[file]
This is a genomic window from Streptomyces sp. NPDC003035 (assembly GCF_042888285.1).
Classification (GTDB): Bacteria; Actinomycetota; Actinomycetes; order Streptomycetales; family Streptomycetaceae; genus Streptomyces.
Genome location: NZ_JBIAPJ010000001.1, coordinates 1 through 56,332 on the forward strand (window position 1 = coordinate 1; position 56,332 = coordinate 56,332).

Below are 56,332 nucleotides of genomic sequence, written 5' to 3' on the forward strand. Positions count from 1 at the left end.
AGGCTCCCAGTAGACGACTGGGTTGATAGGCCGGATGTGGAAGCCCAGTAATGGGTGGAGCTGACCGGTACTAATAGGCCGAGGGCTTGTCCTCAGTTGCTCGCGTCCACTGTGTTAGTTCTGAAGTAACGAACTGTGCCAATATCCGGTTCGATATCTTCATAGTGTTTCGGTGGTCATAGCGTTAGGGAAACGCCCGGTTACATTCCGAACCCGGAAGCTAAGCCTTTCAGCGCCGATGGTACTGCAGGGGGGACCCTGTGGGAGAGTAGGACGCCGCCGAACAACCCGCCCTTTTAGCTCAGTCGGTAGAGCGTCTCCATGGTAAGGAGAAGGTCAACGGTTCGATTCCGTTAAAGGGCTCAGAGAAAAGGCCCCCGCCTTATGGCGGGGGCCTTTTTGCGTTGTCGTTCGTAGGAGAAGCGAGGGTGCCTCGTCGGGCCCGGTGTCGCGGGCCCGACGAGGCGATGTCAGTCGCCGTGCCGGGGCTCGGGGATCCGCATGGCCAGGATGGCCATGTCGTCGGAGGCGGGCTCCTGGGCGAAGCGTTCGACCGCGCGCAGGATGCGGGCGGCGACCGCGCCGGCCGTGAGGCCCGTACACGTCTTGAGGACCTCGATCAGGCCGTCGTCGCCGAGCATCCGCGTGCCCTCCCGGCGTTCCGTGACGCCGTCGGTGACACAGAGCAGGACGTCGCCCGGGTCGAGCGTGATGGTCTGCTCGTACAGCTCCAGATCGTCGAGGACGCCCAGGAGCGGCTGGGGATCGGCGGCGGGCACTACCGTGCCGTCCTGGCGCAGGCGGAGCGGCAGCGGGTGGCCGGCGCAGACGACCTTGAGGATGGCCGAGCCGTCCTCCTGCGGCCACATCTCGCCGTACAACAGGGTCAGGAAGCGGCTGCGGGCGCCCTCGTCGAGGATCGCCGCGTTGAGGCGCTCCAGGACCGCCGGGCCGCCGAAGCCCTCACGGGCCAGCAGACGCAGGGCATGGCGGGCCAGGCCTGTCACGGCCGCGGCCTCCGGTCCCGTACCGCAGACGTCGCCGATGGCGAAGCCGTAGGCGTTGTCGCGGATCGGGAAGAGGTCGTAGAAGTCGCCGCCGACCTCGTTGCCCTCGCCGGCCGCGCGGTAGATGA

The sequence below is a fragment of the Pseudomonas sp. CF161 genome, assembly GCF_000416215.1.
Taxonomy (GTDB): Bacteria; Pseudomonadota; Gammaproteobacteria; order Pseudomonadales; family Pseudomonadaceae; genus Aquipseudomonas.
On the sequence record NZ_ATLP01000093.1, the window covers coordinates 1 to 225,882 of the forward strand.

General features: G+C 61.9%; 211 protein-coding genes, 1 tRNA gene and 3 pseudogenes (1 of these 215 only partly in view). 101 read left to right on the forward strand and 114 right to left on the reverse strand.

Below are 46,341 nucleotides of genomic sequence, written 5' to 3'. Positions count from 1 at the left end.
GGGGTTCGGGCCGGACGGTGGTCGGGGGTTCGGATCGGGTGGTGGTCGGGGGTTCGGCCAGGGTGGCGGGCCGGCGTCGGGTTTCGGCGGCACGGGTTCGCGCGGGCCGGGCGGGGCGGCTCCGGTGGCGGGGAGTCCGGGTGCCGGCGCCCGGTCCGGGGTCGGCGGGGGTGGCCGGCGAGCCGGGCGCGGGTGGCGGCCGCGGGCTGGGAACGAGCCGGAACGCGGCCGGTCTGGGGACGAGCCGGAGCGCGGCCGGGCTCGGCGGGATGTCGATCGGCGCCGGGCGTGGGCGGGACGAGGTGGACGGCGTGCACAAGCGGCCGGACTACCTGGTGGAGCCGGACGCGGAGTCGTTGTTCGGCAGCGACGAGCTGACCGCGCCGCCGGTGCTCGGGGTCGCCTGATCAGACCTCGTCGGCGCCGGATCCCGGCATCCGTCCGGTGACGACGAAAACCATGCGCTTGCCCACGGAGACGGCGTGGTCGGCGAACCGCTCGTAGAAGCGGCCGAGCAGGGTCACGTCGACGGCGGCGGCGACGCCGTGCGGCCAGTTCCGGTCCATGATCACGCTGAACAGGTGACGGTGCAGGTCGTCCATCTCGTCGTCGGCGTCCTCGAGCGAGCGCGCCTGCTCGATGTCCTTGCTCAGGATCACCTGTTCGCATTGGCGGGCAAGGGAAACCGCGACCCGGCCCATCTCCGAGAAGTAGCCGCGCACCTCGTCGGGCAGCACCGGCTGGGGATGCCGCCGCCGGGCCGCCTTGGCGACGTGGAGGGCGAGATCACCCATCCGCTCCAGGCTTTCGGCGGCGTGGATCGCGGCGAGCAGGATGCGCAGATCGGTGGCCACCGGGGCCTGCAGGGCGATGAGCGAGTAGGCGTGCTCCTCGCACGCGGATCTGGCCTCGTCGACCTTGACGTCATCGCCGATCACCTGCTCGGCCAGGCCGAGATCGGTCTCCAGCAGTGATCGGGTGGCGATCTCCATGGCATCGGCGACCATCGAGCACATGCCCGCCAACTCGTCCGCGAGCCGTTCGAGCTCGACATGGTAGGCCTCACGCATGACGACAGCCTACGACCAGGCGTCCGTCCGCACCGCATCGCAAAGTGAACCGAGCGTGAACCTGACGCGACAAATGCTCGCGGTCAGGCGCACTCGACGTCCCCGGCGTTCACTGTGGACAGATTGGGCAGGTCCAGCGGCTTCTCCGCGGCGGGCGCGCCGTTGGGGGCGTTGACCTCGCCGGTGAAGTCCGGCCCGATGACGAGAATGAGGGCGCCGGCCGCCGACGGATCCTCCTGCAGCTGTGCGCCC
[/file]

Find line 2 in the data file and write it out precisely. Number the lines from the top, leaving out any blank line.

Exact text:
Classification (GTDB): Bacteria; Actinomycetota; Actinomycetes; order Streptomycetales; family Streptomycetaceae; genus Streptomyces.